What steps did you take to get into publishing, when it comes to marketing and publicity?
So I know folks who want to work in publishing know that getting in will be a long road ahead. This is true as getting into publishing (and almost every other industry) is about who you know before it's about what you know. But then, you hear about those whose transition into publishing wasn't nearly as slow and arduous as others. My journey is a lot like this.
Truthfully, I received my advance reading copy of A Phoenix First Must Burn a few weeks ago, but y'know... life happens.
On Thursday, August 1, 2019, I had the honor of delivering my first ever lecture at Denver Publishing Institute. Now, I've done plenty of public speaking engagements before like book buzzes, panel discussions, and webinars, but this time I had the opportunity to speak in front of this year's class of almost 100 students at the University of Denver. There's something invigorating about talking to the students at this institute who were all eager, energetic, and so willing to learn as much as they could about the business. While I was there, I talked to students about their hopes, their fears, what they expect, and what they were surprised to hear about the world of publishing.
Honestly, this lecture reminded me of why I wanted to work in publishing in the first place. And I'm honored I was invited to speak, because I learned so much from what the students also had to say.
It's been a loooong time since I've posted anything on here, but I can finally share some great book news...
I'm proud to announce that I'm one of the contributors to the YA speculative fiction anthology A Phoenix First Must Burn edited by Patrice Caldwell! Forthcoming in Spring 2020, this title features an array of talented contributors including Elizabeth Acevedo, Amerie, Dhonielle Clayton, Somaiya Daud, Charlotte Davis, Alaya Dawn Johnson, Justina Ireland, Danny Lore, L.L. McKinney, Danielle Paige, Rebecca Roanhorse, Karen Strong, Ashley Woodfolk, and Ibi Zoboi. A Phoenix First Must Burn will be published by Viking imprint at Penguin Random House.
Summertime is the perfect season for reading and since I’ve accumulated quite a few ARCs from BEA and ALA, it’s the perfect time to give them away! See below for the summer giveaway schedule. Click the button below to enter for a chance to win an ARC. All giveaways are US only.
Can you give guidelines on what constitutes MG versus YA? Do publishers look at work and think "older MG" and "younger YA" , which seems to be happening in writing now and should we mention that in a query? And is it true that a 13 year old MC is a confusing age to categorize? Thanks!!!
I wouldn’t say that a book with a 13-year-old main character is confusing to categorize. A 13-year-old MC is too young for young adult and would more likely be categorized as middle grade.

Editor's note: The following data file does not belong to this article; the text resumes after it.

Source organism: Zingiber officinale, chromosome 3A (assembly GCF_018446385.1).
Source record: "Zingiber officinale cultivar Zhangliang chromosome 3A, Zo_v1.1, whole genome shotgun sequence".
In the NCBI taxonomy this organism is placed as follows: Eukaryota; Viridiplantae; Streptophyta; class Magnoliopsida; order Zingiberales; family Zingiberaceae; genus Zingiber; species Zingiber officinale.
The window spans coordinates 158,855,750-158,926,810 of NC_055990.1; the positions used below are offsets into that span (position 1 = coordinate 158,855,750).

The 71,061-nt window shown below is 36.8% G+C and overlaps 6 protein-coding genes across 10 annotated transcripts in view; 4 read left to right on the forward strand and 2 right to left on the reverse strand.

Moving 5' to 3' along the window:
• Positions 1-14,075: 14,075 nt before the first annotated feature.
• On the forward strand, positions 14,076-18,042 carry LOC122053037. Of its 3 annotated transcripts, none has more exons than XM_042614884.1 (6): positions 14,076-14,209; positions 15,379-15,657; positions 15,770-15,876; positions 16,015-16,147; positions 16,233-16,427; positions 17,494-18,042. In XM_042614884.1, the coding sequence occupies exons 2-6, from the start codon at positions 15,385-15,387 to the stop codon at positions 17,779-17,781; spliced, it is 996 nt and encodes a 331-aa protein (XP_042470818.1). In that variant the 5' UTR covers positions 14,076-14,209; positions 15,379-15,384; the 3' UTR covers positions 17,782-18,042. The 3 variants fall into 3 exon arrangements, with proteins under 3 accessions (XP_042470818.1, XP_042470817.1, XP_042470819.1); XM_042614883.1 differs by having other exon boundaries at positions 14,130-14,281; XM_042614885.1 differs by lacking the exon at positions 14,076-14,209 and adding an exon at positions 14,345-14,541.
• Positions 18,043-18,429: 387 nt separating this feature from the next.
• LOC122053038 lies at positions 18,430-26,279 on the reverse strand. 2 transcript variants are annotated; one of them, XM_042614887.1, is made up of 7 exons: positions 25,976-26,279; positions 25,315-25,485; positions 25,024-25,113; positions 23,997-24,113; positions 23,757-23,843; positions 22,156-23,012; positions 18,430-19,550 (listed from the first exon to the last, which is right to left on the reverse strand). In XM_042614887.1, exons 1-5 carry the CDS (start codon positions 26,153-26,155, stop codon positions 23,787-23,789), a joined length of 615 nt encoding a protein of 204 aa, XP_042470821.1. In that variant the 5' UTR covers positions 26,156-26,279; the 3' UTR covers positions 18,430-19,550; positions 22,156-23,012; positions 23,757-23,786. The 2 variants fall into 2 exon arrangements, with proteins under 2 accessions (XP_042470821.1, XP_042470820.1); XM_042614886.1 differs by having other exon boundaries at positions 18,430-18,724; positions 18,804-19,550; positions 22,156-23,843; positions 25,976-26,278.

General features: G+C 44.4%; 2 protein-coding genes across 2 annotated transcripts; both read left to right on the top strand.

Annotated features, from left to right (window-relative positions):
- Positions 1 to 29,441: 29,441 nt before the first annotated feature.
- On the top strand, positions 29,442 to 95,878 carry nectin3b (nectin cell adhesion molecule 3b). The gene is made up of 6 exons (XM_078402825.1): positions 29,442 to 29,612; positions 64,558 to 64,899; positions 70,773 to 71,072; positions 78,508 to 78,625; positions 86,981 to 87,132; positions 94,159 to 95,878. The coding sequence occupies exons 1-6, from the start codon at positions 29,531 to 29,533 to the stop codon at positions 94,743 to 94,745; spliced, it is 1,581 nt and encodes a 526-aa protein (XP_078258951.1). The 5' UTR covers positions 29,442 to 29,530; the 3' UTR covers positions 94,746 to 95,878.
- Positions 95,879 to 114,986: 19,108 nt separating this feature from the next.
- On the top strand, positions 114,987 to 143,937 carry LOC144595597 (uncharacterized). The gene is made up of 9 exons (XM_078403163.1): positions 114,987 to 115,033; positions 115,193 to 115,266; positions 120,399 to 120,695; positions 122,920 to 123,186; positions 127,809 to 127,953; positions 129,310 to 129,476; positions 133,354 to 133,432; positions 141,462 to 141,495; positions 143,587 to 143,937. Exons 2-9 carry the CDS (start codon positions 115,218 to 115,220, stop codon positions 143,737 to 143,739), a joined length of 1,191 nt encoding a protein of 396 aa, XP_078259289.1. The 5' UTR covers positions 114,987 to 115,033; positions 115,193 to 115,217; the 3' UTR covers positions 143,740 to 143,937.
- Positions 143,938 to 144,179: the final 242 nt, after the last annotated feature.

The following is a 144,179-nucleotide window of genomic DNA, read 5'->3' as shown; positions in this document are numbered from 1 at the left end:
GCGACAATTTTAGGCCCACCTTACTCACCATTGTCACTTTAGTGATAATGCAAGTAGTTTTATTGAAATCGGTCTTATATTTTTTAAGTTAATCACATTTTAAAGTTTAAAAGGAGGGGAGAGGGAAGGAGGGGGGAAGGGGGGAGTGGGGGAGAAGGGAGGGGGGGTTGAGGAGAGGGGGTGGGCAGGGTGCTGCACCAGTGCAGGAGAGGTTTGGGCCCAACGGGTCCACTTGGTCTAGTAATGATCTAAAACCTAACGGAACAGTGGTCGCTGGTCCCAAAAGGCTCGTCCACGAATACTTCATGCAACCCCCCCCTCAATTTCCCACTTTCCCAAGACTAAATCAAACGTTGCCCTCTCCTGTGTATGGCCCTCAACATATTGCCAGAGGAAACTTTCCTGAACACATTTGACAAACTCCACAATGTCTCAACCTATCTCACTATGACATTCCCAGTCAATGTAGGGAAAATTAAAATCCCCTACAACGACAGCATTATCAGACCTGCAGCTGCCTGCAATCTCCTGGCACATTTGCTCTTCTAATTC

Does it help when submitting to either an agent or a publisher to have your own marketing plan? Especially for a niche market or subject specific book? And at what point do you mention this plan? In the query. After an agent has already shown interest?
For nonfiction, a marketing plan is necessary to submit to an agent or publisher. But for fiction, it isn’t necessary. Now it’s great to have a marketing plan ready. And it’s pretty ambitious to even have one! I wouldn’t, however, submit it with your query letter.
I'd be interested in seeing an example or case studies of what the author's responsibilities are for marketing after a book is published. Will the publisher set up local radio interviews and the author has to show up? Or provide the author with certain tasks that the author has to follow through with?
Well, I’m not sure about any case studies, but I can tell you that your publisher will (or at least should) be publicizing your book months before it’s even released.
In this age of so many social media platforms, can you just pick one that you're on and ignore the rest? How important is it to "be everywhere"?
With the amount of social media channels out there, it seems impossible to be on all of them AND spare time to, you know, write. It may seem like you HAVE to be on every single social media channel in existence, but let’s be honest, no one has time for that.
I have a number of manuscripts that I am polishing, ready in the wings for when I am asked for more work. I hope to submit to agents this month. How much of an online presence should a writer have in the beginning? Is it expected (by agents or authors) to have an "author" web site at this pre-published stage? Or a strong social media established? I spend ALL my time writing, revising, or researching/reading books on craft I haven't made time for this. I also have a blog idea, that's still an idea at this point. I'm on FB and started twitter (for the writing world only) in Feb. Thanks!
If you are writing fiction, it is not required for you to have an online presence to land an agent or publishing contract. If you’re writing nonfiction, having a platform is a requirement and would be included in your proposal to an agent or publisher.
For the sake of this post, I’ll assume you’re writing fiction.
Author | Reader | Publishing Professional | Afro Enthusiast
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